This is a great time of year to be thankful for what we have, where we have been, and what the future holds. Although the Chargers have lost their way a bit in recent years, the month of December used to hold such incredible promise! This advent calendar is an attempt to hearken back to these days of December joy. Each day will bring a new advent from the Bolts’ history that make it wonderful to be a Chargers fan.
Dec. 5: Balboa Stadium
The San Diego faithful certainly know the name Balboa. Yes, there’s the conquistador and of course Balboa Park, but there was also a time when the Chargers played in Balboa Stadium.
The original stadium was built in 1914 as part of the 1915 Panama–California Exposition. It was built inside of Balboa Park, with a capacity of 15,000.
Balboa Stadium was designed by the Quayle Brothers architectural firm and originally called City Stadium. On May 31, 1915, the stadium was dedicated and around 20,000 people came to watch track and field events. These were simpler times, I suppose. In 1919, President Woodrow Wilson spoke in front of over 50,000 people in Balboa Stadium in support of the creation of the League of Nations. As a factoid, this was the first presidential speech to use an electronic voice amplification system (later patented and called Magnavox).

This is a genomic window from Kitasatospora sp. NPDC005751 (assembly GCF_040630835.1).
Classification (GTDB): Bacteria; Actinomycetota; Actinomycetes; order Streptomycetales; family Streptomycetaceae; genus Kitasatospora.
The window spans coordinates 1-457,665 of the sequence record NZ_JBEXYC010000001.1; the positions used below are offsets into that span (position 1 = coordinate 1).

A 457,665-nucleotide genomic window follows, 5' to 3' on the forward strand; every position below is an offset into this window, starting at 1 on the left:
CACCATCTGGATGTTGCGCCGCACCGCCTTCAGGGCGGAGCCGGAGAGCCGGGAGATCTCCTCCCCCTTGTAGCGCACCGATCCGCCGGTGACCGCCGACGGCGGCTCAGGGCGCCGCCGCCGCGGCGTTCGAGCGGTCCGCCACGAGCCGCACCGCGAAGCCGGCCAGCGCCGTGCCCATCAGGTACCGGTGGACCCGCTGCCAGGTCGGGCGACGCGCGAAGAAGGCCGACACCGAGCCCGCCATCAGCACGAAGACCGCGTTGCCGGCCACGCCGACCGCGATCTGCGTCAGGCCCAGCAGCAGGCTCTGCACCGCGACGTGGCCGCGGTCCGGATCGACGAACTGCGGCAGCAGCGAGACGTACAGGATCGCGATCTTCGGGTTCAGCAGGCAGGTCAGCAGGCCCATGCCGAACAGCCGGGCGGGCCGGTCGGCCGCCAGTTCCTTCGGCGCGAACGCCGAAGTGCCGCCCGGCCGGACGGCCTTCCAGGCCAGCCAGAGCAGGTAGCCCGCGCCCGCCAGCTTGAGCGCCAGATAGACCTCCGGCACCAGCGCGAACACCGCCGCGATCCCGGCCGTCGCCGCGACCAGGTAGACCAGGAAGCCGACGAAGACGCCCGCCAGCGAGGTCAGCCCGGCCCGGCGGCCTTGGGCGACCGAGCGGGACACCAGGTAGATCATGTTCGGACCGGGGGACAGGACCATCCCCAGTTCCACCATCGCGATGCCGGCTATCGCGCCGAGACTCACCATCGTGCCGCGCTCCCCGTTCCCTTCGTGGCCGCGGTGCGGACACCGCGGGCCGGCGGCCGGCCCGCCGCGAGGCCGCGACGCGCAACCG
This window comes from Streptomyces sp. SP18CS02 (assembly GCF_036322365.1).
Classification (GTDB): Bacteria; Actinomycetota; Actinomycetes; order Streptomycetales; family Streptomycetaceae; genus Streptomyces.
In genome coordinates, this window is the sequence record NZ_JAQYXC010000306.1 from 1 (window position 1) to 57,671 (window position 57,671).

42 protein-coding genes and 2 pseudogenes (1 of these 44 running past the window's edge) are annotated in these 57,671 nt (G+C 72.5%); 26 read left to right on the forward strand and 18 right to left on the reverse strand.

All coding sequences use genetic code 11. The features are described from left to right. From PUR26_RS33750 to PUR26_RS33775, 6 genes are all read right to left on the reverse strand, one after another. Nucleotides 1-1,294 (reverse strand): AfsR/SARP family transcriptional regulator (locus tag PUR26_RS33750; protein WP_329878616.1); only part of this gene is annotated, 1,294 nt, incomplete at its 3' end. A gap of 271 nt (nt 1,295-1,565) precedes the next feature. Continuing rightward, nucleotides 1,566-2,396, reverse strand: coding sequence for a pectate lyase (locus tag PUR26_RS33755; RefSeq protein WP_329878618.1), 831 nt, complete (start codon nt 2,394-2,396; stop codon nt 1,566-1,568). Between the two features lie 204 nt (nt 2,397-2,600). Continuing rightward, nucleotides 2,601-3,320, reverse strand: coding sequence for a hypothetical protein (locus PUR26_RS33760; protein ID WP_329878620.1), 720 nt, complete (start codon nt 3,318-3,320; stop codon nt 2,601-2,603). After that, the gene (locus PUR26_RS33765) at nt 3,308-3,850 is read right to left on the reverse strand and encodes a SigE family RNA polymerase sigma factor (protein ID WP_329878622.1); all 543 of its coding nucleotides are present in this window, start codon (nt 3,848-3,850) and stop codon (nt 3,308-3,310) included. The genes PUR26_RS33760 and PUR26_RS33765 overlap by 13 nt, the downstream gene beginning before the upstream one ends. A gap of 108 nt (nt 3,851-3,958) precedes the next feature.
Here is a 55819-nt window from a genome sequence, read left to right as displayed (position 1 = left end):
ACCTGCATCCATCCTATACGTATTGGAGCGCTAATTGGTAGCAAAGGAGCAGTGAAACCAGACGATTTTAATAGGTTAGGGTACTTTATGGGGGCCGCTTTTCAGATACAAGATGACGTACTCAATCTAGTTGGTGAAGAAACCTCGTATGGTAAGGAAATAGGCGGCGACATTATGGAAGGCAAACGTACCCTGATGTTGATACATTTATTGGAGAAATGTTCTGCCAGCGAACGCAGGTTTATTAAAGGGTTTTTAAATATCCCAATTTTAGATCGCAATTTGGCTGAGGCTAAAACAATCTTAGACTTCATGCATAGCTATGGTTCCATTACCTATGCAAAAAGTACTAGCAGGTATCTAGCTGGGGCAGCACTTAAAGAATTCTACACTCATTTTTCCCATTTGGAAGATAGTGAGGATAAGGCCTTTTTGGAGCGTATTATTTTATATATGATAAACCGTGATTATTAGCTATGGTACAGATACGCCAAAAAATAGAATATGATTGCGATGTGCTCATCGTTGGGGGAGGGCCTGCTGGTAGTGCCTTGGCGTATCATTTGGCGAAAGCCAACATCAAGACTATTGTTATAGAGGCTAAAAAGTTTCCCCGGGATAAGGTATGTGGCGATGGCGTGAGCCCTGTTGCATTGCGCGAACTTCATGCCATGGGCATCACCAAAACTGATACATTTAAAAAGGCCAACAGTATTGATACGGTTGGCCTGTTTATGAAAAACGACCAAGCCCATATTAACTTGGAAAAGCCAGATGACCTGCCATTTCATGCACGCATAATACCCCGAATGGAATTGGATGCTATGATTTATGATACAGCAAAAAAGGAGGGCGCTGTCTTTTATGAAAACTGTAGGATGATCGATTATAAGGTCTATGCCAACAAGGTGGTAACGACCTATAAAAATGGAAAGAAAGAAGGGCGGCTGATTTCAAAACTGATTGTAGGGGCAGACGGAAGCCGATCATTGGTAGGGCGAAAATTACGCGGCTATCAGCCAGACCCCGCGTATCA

Beyond track events and political rallies, the stadium was a haven for auto racing events before professional football game along. Even the Padres played at Balboa stadium, and the likes of Babe Ruth, Lou Gehrig, Ty Cobb, and Satchel Paige rounded the bases there. Musical productions and live events were held there commonly. Even the Beatles played in Balboa Stadium in 1965!
To accommodate the Chargers, moving from Los Angeles after one year, the seating capacity was increased from 23,000 to 34,000 by adding an upper deck in May 1961. Balboa Stadium remained their home for six years. San Diego Stadium (Jack Murphy Stadium) [Qualcomm Stadium] <SDCCU Stadium> opened in 1967 and remained the Chargers’ home until 2017.
The original Balboa Stadium was demolished in the 1970s as part of earthquake preparedness plans. The stadium was rebuilt in 1978 with a much smaller capacity. The remaining seating is made up of simple concrete bleachers and resembles a simple college or high school field. Now that the Chargers are quite used to such an..intimate..setting, they might be interested in a reunion tour!
-Jason “There’s always the Zoo” Michaels